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Chromosome Res. 2012 Jan;20(1):95-110. doi: 10.1007/s10577-011-9267-7.

The origin and differentiation process of X and Y chromosomes of the black marsh turtle (Siebenrockiella crassicollis, Geoemydidae, Testudines).

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Laboratory of Animal Genetics, Department of Applied Molecular Biosciences, Graduate School of Bioagricultural Sciences, Nagoya University, Furo-cho, Chikusa-ku, Nagoya, Japan.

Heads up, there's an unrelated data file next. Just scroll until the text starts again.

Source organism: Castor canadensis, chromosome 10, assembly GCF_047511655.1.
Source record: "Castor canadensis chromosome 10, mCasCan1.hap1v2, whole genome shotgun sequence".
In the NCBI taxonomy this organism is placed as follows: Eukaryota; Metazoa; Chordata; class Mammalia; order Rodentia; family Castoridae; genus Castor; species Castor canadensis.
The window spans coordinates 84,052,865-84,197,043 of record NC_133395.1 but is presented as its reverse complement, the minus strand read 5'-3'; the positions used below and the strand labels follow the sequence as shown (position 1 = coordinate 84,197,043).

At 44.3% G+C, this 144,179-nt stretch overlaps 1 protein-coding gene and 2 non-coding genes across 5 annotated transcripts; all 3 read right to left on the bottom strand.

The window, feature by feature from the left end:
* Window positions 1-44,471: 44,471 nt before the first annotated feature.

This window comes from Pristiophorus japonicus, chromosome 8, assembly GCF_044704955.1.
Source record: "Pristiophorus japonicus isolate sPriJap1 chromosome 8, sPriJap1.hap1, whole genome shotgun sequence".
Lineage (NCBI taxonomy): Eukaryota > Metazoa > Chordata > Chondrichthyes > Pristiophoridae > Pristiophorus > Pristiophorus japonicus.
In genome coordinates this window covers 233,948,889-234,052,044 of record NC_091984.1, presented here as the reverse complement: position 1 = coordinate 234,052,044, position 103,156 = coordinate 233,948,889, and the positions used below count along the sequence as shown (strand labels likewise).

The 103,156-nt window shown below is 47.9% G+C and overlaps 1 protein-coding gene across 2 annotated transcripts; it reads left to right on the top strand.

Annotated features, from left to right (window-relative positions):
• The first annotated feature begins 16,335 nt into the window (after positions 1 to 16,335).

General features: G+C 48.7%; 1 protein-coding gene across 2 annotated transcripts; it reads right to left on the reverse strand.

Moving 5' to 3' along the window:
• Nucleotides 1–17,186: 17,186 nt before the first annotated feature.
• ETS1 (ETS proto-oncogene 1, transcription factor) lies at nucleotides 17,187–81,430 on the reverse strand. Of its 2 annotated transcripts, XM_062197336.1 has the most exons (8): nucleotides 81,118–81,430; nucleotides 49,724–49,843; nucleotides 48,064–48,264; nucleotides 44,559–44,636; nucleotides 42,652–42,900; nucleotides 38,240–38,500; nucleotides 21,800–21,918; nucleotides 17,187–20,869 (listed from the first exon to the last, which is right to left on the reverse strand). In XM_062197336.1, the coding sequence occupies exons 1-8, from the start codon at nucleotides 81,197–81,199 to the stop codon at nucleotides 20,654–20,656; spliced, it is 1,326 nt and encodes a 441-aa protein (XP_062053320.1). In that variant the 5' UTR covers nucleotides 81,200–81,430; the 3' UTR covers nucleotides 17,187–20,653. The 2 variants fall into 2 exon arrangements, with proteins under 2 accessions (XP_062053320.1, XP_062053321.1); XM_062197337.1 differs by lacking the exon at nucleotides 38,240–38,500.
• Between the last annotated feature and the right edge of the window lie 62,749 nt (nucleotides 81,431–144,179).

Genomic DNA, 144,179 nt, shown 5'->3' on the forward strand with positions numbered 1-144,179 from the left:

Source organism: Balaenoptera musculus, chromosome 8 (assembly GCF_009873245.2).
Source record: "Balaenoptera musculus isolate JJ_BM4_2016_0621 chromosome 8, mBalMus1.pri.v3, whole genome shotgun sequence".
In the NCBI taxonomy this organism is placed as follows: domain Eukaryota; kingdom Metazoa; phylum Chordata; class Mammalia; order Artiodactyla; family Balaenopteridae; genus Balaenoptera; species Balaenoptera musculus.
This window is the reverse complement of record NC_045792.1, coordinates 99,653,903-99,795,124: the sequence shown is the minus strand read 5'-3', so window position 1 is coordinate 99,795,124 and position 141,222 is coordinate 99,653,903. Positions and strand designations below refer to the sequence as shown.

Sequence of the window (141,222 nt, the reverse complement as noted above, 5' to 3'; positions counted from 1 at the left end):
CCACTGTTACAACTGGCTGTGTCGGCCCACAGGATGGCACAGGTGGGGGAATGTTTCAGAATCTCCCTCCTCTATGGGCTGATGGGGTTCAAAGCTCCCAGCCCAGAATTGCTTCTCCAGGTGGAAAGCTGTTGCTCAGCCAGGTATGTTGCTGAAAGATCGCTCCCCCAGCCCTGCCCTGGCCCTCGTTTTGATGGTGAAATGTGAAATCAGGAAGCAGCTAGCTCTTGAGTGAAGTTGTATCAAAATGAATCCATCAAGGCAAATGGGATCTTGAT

The black marsh turtle (Siebenrockiella crassicollis) has morphologically differentiated X and Y sex chromosomes. To elucidate the origin and evolutionary process of S. crassicollis X and Y chromosomes, we performed cross-species chromosome painting with chromosome-specific DNA from Chinese soft-shelled turtle (Pelodiscus sinensis) and chromosome mapping of the sex-linked genes of S. crassicollis using FISH. The X and Y chromosomes of S. crassicollis were hybridized with DNA probe of P. sinensis chromosome 5, which is homologous to chicken chromosome 5. S. crassicollis homologues of 14 chicken chromosome 5-linked genes were all localized to the X long arm, whereas two genes were mapped to the Y short arm and the other 12 genes were localized to the Y long arm in the same order as the X chromosome. This result suggests that extensive linkage homology has been retained between chicken chromosome 5 and S. crassicollis X and Y chromosomes and that S. crassicollis X and Y chromosomes are at an early stage of sex chromosome differentiation. Comparison of the locations of two site-specific repetitive DNA sequences on the X and Y chromosomes demonstrated that the centromere shift was the result of centromere repositioning, not of pericentric inversion.

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